Column:Hip-hop in West Africa

Hip-hop is everywhere. All over the world, people listen to different variations of music that incorporate the global genre of hip-hop into their local styles. In the West African nation of Ghana, the manifestation of this incorporation of global and local musical influences is hiplife.

The musical genre of hiplife has invaded every facet of the lives of Ghanaians. Regardless of your age, geographical location or profession in Ghana, it seems everyone listens to hiplife. It is played in tro-tros (mini-buses), at clubs and everywhere else one happens to venture within the confines of the country. Hiplife is the popular contemporary fusion of global and indigenous musical forms.

Prior to the 1970s, each ethnic group in Ghana has its own form of indigenous or
traditional music. Among them are Borborbo, Agbadza, Kpanlogo and Adowa. These musical forms were not enjoyed by the entire Ghanaian community, but rather a smaller ethnic base.

In the early 1970s, there was an incorporation of these indigenous musical forms and dances to form the genre of highlife. This was the first genre in Ghanaian history to go beyond ethnic groups and have mass appeal to all Ghanaians, and in doing so it helped to construct a sense of Ghanaian nationalism.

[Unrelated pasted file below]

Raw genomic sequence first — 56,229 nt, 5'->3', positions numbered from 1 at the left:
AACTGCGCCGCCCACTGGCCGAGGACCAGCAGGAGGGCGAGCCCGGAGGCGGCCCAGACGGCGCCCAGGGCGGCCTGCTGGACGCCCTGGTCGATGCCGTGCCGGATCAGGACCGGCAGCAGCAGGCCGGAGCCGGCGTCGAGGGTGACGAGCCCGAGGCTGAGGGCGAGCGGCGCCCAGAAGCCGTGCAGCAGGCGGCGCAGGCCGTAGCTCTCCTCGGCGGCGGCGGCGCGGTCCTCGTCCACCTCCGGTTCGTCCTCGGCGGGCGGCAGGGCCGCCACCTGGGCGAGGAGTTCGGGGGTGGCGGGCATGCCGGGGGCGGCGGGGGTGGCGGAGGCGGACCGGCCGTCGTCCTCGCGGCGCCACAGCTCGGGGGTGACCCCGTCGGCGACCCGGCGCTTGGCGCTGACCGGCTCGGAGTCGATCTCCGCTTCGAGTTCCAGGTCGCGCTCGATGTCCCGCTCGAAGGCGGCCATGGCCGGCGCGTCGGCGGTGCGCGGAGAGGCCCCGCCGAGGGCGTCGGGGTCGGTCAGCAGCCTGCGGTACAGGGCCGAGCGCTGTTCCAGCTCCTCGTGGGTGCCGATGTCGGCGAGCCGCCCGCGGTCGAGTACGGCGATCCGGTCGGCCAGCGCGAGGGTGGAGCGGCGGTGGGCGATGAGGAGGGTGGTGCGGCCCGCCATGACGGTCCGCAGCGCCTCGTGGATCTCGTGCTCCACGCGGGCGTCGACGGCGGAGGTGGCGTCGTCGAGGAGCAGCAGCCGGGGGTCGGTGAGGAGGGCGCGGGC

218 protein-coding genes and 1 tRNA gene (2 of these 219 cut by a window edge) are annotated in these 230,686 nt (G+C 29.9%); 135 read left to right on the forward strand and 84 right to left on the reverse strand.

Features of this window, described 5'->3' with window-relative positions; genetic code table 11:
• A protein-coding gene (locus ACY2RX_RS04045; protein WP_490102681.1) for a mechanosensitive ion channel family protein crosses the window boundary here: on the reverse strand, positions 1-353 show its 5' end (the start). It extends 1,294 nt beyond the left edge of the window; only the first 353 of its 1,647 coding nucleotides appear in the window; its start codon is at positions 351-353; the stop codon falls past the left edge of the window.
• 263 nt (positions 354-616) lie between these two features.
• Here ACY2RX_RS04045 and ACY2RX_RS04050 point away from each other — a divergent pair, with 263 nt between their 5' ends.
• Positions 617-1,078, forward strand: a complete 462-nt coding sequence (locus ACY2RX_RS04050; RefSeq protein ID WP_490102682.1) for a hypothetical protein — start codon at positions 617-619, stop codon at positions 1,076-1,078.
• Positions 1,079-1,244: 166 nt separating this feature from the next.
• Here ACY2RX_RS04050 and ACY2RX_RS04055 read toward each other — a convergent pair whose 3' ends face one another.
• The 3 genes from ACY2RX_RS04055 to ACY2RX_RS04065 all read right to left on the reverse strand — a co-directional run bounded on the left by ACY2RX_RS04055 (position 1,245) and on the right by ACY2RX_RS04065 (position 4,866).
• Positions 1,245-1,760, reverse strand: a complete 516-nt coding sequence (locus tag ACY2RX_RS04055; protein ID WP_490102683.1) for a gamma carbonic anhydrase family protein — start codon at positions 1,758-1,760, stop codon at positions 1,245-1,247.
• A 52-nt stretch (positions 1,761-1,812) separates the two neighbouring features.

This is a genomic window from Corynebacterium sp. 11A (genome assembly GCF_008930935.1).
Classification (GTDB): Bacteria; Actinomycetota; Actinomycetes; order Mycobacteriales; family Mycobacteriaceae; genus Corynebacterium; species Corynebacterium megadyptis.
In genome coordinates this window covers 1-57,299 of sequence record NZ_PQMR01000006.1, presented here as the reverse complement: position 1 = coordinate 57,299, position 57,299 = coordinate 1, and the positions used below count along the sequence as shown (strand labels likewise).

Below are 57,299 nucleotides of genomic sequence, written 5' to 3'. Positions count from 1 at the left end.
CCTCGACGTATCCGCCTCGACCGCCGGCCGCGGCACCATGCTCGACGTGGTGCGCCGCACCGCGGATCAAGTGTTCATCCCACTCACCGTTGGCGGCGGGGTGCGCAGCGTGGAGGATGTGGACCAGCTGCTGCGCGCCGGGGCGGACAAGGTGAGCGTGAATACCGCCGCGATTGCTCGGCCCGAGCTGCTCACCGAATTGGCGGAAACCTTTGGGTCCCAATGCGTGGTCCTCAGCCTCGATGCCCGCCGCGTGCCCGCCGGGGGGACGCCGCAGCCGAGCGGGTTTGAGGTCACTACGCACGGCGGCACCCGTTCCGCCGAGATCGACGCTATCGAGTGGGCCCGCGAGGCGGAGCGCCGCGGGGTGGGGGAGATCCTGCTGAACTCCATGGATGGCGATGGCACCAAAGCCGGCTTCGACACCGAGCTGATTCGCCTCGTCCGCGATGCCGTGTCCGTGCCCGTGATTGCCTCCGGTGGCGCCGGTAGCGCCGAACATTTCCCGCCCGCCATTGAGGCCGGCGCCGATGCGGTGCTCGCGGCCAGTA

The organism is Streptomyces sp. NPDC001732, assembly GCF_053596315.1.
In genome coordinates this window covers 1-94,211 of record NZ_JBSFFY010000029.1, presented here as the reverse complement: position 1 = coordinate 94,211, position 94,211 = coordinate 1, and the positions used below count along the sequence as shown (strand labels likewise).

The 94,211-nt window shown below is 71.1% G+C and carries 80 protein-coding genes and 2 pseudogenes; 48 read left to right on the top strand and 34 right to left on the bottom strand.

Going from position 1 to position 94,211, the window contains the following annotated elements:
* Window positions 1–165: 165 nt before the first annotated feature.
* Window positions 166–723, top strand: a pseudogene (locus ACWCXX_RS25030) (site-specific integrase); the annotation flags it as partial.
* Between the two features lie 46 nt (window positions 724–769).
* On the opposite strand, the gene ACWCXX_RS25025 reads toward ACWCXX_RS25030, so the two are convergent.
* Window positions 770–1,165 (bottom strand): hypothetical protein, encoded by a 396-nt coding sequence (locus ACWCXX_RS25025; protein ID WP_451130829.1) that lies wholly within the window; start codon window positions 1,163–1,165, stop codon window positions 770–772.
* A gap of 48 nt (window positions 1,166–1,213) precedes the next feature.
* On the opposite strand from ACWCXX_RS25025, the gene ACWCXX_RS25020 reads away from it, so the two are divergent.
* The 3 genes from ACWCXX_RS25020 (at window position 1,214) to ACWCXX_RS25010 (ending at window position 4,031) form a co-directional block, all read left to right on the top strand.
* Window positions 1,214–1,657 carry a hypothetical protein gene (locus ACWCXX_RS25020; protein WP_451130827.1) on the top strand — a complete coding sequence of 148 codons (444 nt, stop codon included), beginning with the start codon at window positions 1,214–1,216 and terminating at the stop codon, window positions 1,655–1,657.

Then in the ’80s, hip-hop became popular in the Western world, and its birth led to musical changes around the globe. Ghanaian artists like K.A. Kabobo and Gyedu Blay Ambolley began to sample and create their own hip-hop beats. Through these
constructions, hiplife was born.

Since then, various hiplife artists have experimented with this genre in many different ways. They have combined traditional Ghanaian dances and beats with Western motifs for their songs.

Their songs also generally use multiple languages to represent the multiplicity of Ghanaian life. Some artists perform solely in English or local languages like Twi or Ga, but most combine the two languages or use slangy Pidgin English to better identify with their audience.

It has been popularized because of its innovative blend of local and global forms of music to appeal to a wide range of Ghanaian audiences. The very name illustrates a synthesis of the two types of music to form hiplife.

Since its conception, hiplife has been spreading rapidly across West Africa. It now serves as a unifying element of popular culture because it is accepted and enjoyed by people across Ghana because of the use of various forms of mass media.

Hiplife allows Ghanaians to hold on to traditional forms of culture, yet merge these forms with popularized forms from the West to construct their own unique from of music and dance. Hiplife is not just local or global culture. Rather, it is a culmination of the two in a collective popularized genre.

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